Why is it taking so long for Western firms to withdraw? Before condemning any firms for foot-dragging, it is worth remembering that divestments are fraught with pitfalls and delays even in the best of times. In this case, the Russian government has taken active steps to discourage or even prevent divestment by foreign companies. For example, presidential decrees issued between August and October 2022 make it technically impossible for several foreign companies to complete their divestments. The October decree prohibits 45 foreign banks from disposing of their Russian assets without President Vladimir Putin’s personal approval. Any fair assessment must account for these complications.

At the same time, the fact that more firms have not divested suggests that, alongside the compelling moral argument for doing so, their boards are weighing other salient considerations that bear on their fiduciary responsibilities. Whether the moral argument could be strengthened to override these considerations remains to be seen.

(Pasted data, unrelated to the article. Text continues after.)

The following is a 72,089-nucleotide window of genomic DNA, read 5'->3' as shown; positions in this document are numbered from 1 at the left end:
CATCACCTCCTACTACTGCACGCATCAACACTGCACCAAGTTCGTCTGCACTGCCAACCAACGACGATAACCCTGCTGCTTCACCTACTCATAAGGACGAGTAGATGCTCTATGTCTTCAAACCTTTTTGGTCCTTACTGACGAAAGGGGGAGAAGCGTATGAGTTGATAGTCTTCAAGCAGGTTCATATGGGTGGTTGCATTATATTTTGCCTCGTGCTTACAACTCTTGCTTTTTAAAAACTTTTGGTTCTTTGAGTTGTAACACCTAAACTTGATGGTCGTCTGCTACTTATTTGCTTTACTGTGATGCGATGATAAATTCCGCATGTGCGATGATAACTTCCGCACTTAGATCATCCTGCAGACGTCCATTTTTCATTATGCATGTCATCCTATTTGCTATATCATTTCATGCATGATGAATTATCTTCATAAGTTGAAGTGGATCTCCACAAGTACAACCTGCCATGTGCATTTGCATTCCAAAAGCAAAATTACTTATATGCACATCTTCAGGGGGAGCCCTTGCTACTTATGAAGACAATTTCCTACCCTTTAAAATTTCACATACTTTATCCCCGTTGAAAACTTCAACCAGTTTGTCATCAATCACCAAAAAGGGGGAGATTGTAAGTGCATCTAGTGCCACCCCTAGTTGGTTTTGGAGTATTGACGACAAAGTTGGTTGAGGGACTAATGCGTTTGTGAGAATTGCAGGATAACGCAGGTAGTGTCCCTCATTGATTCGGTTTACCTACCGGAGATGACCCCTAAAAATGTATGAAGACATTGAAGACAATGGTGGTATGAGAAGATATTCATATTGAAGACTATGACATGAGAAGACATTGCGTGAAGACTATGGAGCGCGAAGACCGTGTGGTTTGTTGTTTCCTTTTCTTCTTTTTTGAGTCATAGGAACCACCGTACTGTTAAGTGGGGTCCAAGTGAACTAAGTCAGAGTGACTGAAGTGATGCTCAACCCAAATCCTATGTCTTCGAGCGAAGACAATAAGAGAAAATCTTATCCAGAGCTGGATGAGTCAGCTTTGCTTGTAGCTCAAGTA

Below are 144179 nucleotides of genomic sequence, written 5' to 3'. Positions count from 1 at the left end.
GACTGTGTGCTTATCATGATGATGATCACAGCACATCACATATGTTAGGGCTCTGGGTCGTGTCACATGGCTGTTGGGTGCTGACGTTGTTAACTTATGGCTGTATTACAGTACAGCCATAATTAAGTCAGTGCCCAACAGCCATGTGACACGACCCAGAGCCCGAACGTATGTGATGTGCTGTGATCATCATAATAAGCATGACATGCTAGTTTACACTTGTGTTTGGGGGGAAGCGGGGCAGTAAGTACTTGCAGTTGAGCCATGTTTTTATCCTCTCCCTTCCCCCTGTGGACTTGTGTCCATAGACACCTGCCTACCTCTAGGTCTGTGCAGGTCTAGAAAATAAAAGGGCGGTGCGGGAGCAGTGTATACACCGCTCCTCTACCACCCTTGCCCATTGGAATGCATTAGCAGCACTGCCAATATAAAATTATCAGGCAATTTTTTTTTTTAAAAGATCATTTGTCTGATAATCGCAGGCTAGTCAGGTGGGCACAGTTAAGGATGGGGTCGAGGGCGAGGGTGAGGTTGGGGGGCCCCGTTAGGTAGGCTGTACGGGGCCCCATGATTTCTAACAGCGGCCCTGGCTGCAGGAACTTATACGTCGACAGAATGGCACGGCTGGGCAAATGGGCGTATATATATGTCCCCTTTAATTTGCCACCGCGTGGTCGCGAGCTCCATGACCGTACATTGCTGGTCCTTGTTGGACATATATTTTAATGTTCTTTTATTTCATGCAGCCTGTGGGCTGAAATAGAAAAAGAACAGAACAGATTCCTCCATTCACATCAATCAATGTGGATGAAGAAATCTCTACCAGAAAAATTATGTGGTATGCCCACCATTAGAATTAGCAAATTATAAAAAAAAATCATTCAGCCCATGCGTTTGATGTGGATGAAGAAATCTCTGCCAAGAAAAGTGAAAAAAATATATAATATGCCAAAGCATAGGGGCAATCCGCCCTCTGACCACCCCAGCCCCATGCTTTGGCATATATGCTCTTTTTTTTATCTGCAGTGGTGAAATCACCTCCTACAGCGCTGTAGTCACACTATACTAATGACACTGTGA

Again, there are strong echoes to the debate over divesting from South Africa in the 1970s and 1980s. Then as now, many worried that too few firms would quit voluntarily. While there was no invasion in this instance, there certainly was an active clampdown by Western countries.

All of this raises the biggest question of all: to what extent are senior corporate executives really aligned with Western policymakers who are determined to decouple from autocratic regimes? If they are as aligned as they say they are, there seems to be a mismatch between what policymakers want and what businesses can actually do when it comes to divesting rapidly without taking massive losses.

As Russian aggression enters its second year and the human and economic toll continues to climb, all eyes will remain on Eastern Europe. But the commercial and moral ramifications of the war, and the entrenched geopolitical rivalry it portends, will be felt much more widely.

© Project Syndicate